An ingenuous technique which reshape the throat area helps people who cannot swallow because of paralysis. Swallowing is a very complex operation, involving the co-ordinated action of various of the cranial nerves. One of these, the vagal nerve, controls the swallowing at the upper end of the digestive tract - that is, above the esophagus, but below the mouth. When this nerve is paralysed, aspiration of food down to the lungs, and swallowing difficulties may occur.
Surgeons at the Mount Sinai Medical Center in New York have tried out a new surgical procedure called 'hypopharyngeal pharyngoplasty' which remodels the affected part of the pharynx (the tube leading from the mouth to the esophagus). It can be done under local anaesthetic and only involves a simple incision to the throat.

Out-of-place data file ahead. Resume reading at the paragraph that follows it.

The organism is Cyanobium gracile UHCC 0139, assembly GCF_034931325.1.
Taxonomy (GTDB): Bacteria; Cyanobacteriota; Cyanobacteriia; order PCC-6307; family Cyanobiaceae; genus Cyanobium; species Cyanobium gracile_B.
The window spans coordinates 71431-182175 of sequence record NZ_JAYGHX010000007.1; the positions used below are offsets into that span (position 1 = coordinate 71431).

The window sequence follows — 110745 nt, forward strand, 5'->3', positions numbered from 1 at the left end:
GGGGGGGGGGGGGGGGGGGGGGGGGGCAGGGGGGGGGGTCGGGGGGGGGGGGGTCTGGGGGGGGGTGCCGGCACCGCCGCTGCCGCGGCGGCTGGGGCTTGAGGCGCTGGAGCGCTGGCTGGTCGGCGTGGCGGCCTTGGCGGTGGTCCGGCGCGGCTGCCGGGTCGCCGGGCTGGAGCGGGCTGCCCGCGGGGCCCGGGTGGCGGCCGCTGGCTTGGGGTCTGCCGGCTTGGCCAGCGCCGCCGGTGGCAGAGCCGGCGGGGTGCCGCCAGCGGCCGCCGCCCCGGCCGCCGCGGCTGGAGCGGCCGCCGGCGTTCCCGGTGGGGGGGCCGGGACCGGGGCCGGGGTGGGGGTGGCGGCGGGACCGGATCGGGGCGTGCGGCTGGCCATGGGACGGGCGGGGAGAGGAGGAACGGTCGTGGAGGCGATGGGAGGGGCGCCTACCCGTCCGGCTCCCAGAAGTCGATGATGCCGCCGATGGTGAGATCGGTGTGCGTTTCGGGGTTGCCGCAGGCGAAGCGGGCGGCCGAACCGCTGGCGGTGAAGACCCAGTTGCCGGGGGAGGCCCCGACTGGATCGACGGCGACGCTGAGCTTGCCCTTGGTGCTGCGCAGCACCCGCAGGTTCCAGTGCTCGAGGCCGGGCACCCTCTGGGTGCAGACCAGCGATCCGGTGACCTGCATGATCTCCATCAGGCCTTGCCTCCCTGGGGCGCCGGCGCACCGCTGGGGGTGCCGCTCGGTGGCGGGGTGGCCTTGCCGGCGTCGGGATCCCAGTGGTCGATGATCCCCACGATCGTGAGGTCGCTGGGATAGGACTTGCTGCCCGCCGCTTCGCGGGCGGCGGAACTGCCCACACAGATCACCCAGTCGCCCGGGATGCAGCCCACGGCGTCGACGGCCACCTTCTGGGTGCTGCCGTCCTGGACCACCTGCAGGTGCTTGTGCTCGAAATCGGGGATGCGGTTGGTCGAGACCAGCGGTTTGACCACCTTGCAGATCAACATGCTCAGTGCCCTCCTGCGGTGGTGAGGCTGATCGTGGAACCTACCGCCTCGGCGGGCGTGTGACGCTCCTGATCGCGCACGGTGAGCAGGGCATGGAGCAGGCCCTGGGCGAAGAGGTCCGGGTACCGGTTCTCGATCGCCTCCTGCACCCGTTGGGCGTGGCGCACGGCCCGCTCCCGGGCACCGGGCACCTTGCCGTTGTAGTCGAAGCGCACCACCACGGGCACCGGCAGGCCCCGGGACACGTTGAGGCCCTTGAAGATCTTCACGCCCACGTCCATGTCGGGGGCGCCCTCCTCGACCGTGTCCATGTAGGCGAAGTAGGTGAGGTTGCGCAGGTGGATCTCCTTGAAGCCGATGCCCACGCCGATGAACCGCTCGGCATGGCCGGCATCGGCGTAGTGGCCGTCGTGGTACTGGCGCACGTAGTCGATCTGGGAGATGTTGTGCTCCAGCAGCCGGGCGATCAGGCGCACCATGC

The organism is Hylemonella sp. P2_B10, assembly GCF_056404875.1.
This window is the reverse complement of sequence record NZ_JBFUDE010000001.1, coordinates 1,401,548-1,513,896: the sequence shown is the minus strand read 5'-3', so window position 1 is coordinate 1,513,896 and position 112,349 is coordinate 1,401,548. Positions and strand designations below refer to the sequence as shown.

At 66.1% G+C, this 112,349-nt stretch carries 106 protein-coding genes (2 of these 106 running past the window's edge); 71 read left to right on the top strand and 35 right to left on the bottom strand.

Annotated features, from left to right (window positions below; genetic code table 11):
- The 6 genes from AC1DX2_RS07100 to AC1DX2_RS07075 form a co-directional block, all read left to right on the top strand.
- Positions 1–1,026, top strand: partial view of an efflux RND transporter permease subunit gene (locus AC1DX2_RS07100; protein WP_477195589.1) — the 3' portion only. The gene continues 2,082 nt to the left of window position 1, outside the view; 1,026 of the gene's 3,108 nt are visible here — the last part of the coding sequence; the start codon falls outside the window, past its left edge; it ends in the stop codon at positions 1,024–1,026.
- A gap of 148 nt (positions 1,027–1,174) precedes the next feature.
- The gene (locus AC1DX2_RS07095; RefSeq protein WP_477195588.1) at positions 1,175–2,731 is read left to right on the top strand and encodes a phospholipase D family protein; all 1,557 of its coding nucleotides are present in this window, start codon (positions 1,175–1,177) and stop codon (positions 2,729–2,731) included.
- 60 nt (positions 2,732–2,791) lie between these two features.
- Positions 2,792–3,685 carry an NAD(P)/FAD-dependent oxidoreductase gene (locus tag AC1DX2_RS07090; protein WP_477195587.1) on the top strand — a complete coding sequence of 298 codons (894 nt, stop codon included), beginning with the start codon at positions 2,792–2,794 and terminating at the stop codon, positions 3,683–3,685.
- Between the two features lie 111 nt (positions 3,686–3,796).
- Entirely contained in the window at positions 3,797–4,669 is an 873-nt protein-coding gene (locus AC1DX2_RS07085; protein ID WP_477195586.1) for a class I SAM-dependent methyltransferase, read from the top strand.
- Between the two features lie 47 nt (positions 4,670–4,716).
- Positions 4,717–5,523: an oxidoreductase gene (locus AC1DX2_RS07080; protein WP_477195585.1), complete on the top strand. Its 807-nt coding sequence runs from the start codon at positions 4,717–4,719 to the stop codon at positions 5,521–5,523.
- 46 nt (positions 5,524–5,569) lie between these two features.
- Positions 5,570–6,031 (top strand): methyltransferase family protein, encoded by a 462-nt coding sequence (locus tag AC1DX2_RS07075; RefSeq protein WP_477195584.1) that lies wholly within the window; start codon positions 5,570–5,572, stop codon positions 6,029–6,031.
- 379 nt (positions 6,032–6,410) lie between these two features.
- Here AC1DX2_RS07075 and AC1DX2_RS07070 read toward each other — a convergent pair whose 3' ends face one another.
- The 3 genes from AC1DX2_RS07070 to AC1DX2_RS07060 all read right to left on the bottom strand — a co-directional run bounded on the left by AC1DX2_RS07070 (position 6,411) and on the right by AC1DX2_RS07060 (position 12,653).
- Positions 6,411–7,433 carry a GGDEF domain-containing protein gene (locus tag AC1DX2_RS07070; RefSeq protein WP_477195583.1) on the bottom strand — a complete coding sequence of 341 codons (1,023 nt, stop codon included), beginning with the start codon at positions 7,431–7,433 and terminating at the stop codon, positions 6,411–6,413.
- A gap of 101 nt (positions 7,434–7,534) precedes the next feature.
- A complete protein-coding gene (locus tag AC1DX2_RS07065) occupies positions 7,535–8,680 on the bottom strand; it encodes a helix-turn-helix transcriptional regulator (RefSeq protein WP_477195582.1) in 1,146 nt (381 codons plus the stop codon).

Eight patients had the new treatment and, after surgery, seven of them had marked improvement in their ability to swallow, rapidly passing from tube to normal feeding, and six progressed to a normal diet. Their voices improved too - sounding less 'wet' and more natural. Evidently this is a promising approach for those with vagal nerve damage.